Brexit: Corbyn hits back at MPs refusing to support him as PM

Powered by Guardian.co.ukThis article titled “Brexit: Corbyn hits back at MPs refusing to support him as PM” was written by Jessica Elgot Chief political correspondeont and Simon Murphy, for The Guardian on Saturday 17th August 2019 20.10 Asia/Kolkata

Jeremy Corbyn has hit back at leading Tory MPs orchestrating efforts to stop a no-deal Brexit who are refusing to back him as a caretaker prime minister to prevent the UK crashing out of the EU.

Corbyn’s hopes of forming a unity government are fading as a number of prominent Conservatives working to stop no-deal Brexit have ruled out any mechanism to put the Labour leader in Number 10.

Former Conservative minister Sir Oliver Letwin, a key figure in parliament marshalling MPs against a no-deal, dealt Corbyn a blow on Saturday when he ruled out backing him to take over in Downing Street.

He joined fellow Tory Dominic Grieve, who has previously suggested he could vote against the government in a confidence vote, who said he would not go as far as facilitating a Corbyn government. “Jeremy Corbyn is unfortunately a deeply divisive figure and in trying to stop a no-deal Brexit it is not my purpose to help him into Downing Street,” he told the Guardian.

But Corbyn has insisted he should be installed as a caretaker prime minister, accusing the government of failing in its efforts. Speaking on a visit to Bolton on Saturday, he said: “What we need is a government that is prepared to negotiate with the European Union so we don’t have a crash-out on the 31st [of October].

“This government clearly doesn’t want to do that. Boris Johnson just wants to take us into the arms of the Americans and Donald Trump on a sweetheart trade deal. We are not going to do that. We will do everything we can to stop a no-deal Brexit.

“I am the leader of the Labour party, Labour is the largest opposition party by far. That is the process that must be followed.”

It comes as the row between the Liberal Democrats and Labour deepened as the mayor of London, Sadiq Khan, urged the Lib Dem leader, Jo Swinson, to seriously reconsider Corbyn’s offer to head a temporary government to stop a no-deal Brexit. The Lib Dem’s former leader Vince Cable demanded Corbyn name a unity figure whom he would back if his plan failed.

In the latest attempt to convince wavering MPs of Labour’s plan, Khan wrote to Swinson saying her plan to install a Tory or Labour grandee at the helm of a unity government was also not viable.

“The Liberal Democrats’ continued insistence that Corbyn could not lead this potential unity government is now the single biggest obstacle to stopping no deal,” he wrote in a letter seen by the Guardian.

Liberal Democrats: Their first choice would be legislation to extend article 50 then call a second referendum. If this did not work the party would support the no-confidence motion, but rather than installing Corbyn, the Lib Dems would seek a cross-party government led by a backbench grandee, such as Ken Clarke or Harriet Harman. It is not clear if the party would try to block a temporary Corbyn government.

SNP: The Scottish National party supports a no-confidence motion. They have said they will talk to Corbyn about his plan, despite their differences over Brexit. The party’s leader, Nicola Sturgeon, has criticised Lib Dem leader Jo Swinson’s stance.

Plaid Cymru: Liz Saville Roberts, Westminster leader for the party, has indicated she could back the Corbyn plan, but would prefer an immediate second referendum rather than general election.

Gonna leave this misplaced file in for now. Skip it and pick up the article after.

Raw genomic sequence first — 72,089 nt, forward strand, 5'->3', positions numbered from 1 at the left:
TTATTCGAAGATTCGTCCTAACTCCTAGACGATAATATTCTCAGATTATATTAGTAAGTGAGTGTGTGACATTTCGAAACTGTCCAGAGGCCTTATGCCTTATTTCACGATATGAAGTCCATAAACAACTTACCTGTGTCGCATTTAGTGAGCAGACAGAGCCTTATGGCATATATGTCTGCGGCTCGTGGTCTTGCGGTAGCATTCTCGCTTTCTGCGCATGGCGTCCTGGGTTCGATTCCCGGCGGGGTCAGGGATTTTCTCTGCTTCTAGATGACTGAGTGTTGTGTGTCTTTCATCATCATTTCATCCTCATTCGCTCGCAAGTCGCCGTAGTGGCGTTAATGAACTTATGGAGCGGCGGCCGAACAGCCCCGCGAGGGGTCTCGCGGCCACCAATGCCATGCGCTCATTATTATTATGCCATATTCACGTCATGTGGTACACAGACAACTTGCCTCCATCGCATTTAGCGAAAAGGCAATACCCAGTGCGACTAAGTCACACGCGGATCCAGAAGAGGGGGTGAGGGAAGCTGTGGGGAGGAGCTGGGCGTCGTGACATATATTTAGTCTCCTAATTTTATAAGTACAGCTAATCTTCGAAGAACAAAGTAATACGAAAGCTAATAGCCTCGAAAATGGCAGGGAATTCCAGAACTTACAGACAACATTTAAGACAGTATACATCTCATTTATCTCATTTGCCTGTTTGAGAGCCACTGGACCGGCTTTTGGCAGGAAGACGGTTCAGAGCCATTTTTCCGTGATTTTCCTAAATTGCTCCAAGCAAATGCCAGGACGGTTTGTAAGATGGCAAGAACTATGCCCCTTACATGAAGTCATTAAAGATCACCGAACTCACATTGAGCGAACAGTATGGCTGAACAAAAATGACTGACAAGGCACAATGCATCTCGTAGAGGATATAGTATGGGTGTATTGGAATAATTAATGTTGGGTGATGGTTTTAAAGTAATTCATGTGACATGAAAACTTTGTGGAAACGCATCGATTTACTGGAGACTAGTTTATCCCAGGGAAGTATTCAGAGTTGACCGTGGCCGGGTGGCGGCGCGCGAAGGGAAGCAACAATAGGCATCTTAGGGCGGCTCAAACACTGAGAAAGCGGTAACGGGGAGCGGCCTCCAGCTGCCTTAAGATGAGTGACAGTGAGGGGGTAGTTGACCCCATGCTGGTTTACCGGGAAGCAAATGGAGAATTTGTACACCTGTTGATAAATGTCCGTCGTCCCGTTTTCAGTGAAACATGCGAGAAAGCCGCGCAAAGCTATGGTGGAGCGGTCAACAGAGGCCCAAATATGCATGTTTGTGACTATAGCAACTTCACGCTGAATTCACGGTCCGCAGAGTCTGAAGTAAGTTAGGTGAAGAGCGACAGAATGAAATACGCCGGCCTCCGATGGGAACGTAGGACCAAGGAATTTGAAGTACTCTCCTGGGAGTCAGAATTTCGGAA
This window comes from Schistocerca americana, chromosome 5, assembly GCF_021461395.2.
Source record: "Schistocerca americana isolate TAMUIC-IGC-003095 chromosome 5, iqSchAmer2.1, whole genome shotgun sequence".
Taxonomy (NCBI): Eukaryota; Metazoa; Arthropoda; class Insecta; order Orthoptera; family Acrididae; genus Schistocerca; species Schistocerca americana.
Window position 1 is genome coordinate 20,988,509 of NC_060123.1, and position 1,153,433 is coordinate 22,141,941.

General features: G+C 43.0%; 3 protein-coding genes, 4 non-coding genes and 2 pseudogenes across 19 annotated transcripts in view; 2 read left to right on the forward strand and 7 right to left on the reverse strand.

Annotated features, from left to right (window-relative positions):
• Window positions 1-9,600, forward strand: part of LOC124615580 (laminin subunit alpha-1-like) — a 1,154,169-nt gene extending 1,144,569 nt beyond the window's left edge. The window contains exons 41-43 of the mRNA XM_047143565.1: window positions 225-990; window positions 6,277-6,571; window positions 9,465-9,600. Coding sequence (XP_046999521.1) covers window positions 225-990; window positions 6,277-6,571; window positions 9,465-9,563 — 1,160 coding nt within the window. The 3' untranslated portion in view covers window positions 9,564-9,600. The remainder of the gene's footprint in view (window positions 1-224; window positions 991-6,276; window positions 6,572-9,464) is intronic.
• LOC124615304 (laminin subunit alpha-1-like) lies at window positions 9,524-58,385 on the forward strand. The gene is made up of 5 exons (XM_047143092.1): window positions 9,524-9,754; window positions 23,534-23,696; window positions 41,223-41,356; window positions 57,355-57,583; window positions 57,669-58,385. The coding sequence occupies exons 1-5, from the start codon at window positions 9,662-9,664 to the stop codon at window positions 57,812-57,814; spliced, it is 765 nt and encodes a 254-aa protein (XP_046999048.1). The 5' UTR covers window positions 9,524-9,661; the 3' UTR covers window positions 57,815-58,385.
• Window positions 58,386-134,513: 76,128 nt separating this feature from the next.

Independent Group for Change/Independents: The group formerly known as the TIGers, now split and reduced in number after two joined the Liberal Democrats, seem wary of the Corbyn plan, with some MPs saying they could not support him.

Greens: Caroline Lucas, the Green party’s sole MP has taken a similar view to Saville Roberts, and has also appealed to Swinson to reconsider backing a temporary Corbyn-led government.

Rebel Tories: Conservative party MP Guto Bebb has said that even a Corbyn government would be preferable to no deal. But it seems hard to see many other Tories following him.

Former Labour independents: Ian Austin, a long-time Corbyn foe, has already ruled out supporting his plan for a temporary government, and it is hard to see MPs such as Frank Field, John Woodcock, and others, doing so either.

Peter Walker Political correspondent

Khan, who has previously been an outspoken critic of Corbyn, including on his Brexit policy, said a vote of no confidence and a temporary Labour administration to extend article 50 was the “only certain path” to stopping a no-deal Brexit.

In his letter to Swinson, Khan said it was “crystal clear” that Boris Johnson’s intention was to pursue a no-deal Brexit and he was writing to Swinson “with a personal plea from one ardent remainer to another”.

“Constitutional experts are warning that there may be only one chance left to stop Boris Johnson delivering a no deal,” he wrote. “That involves defeating his government in a vote of no confidence as soon as parliament returns in September, and then forming a short-term government of national unity in order to get an extension of article 50 and trigger a general election.”

Khan said an alternative government forged in the 14 days after a no-confidence vote, before the triggering of an automatic general election, was the only guaranteed way to stop no-deal Brexit.

“There is no doubt that Jeremy Corbyn is the only viable choice to lead a temporary government of national unity in order to stop no-deal,” he said. “There is simply no viable parliamentary majority or justification for any of the alternatives you have put forward … It is not too late to do the right thing in the national interest and change your position for these crucial talks.”